Yes, animals do add a special charm to a story. Another one that comes to my mind is Mrs. Packletide’s Tiger, a short story by Saki (H.H.Munro) in which the animal adds more humour to the story than the ladies who are trying to outshine each other.

    Liked by 2 people

  11. I haven’t really written any animals into stories, at least not animals that weren’t humans suffering from a spell.
    I’ve always wanted to though, maybe someday I will add an animal to one of my stories.

    Liked by 2 people

    • It’s pretty easy unless you intend to make them a full-time participant in the story. That requires a little more planning. I haven’t done what you describe…perhaps I’ll try that someday 😀

      Liked by 2 people

      • I’m sure it would take a lot of planning, just the logistics of trying to write an adventure with an animal playing a key part is hard to fathom. I’m sure some people can do it, but it’s too much for me right now.
        It’s a lot simpler with humans being under a spell or curse, they can still (somewhat) act like normal, depending on what kind of animal and what they are trying to do. It can be fun to write sometimes.

        Liked by 1 person

  12. Cute dog! The tips are so nice! Wonderful post!

    Liked by 2 people

  13. Carrie Rubin says:

    I’ve not written animals into my books, none that were pets of my characters, anyway. I’m not sure why. Sounds like a wonderful tool to use as characterization. Maybe it’s because in two of my three books, the main character is a single, medical trainee who wouldn’t have time for a pet. But hmm, now you’ve got me thinking. I’ll have to give it a go the next time around. Thank you!

    Liked by 2 people

    • It’s something to toy with, Carrie. Some animals require less daily care, especially if there’s a neighbor who will fill the food dish. In the Sorcerer’s Garden, Madlyn has a goofy cat named Crash. Crash doesn’t play a major role but now and then adds another element of quirky humor to the story. 🙂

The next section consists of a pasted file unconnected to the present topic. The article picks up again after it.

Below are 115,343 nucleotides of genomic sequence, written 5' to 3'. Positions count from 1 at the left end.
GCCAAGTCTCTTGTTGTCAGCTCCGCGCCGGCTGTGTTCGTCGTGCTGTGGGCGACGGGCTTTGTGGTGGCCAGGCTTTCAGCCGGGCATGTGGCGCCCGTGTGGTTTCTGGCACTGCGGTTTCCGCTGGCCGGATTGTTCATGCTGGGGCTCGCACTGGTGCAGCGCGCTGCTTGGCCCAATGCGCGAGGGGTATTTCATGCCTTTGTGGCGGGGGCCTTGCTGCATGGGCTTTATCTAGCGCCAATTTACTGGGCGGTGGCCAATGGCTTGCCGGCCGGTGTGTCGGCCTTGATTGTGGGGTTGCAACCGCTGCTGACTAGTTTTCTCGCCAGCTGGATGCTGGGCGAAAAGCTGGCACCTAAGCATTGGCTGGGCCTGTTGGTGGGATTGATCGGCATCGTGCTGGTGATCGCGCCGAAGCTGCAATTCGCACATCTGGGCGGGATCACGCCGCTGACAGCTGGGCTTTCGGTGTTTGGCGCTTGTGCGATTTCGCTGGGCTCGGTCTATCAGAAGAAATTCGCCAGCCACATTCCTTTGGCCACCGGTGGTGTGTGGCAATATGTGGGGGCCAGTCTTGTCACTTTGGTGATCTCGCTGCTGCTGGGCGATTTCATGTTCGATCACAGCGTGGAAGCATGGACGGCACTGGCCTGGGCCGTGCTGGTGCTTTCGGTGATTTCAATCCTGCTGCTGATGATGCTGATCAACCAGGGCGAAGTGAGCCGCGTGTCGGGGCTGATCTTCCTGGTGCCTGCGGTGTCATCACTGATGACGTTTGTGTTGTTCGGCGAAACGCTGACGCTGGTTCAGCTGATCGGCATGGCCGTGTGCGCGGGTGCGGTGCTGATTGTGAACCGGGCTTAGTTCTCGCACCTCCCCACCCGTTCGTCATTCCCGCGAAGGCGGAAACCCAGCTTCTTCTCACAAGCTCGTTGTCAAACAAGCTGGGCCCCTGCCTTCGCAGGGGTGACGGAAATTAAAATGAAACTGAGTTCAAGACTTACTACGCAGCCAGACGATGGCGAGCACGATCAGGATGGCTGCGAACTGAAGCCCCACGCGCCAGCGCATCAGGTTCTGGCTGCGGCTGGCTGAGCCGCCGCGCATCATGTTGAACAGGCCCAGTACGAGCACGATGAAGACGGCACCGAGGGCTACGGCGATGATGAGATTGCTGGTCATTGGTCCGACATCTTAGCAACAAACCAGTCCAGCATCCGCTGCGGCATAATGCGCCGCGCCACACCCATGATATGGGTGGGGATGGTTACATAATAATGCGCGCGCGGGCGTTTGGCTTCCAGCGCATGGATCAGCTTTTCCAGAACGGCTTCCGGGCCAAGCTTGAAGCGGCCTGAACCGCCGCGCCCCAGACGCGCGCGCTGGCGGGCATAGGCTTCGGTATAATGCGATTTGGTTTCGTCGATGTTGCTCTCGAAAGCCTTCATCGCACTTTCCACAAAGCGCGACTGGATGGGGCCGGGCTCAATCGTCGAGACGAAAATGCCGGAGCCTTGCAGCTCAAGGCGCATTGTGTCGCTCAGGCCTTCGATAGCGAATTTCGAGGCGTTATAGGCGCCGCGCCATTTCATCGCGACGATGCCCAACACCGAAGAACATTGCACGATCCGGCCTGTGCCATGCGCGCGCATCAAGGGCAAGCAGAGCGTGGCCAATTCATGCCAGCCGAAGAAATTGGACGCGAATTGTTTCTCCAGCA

Liked by 1 person

      • Carrie Rubin says:

        I’m reading Sue Grafton’s “X” now, and her neighbor has a cat that definitely adds a fun element to the story.

        Liked by 1 person

      • Erik says:

        I felt that Crash added more than comic relief, including character development (illustrating Madlyn’s single life, the feeling of loss after the break-up, etc.).

        Liked by 1 person

        • So nice of you to say. I definitely intended Crash to be a reflection of Madlyn’s “crashing” life. Also, people who have pets can’t be all that bad – they know how to love. And Crash is quirky enough to be another aspect of her quirky life. All subtle, but considerations in adding the character. Thanks Erik for noticing!

          Liked by 1 person

  14. Irena S. says:

    I love when there are animals as characters in the books. They are a part of our real lives, so they should also be part of the ficitonal ones as well. 🙂

    Liked by 2 people

    • I think so too, Irena. They just require vigilance. I can’t tell you how many times I had to ask myself, “Now where’s the dog during all this?” Occasionally, I farmed him off to the young family in the snippet, because he would have complicated the action. Thanks for the comment!

      Liked by 1 person

  15. Love the pics of your pooch! I love reading about fun pets in stories, and you’re right, they can add so much, either as characters themselves, or as spotlights on facets of the main characters. Janet Evanovich’s Stephanie Plum series gained major comic relief when she added Bob, the golden retriever who eats anything, then horks it up at the most inconvenient times later. Stephanie also has her pet hamster, Rex. Christine DeSmet had a great sidekick in her Door County series with Lucky Harbor, the dog who loves chocolate, but gets goldfish crackers instead as treats. My absolute favorite pets in stories, though, have to be Harry Dresden’s pets, Mister and Mouse. So love them, especially Mouse!

    Liked by 2 people

    • I wish he was my pooch, Julie! We are golden retriever mutt fans, but I’ve always loved labs too. Thanks for all the “pet” references – makes me want to read those books. 🙂 They really can spice up a story when those quirky details are added in.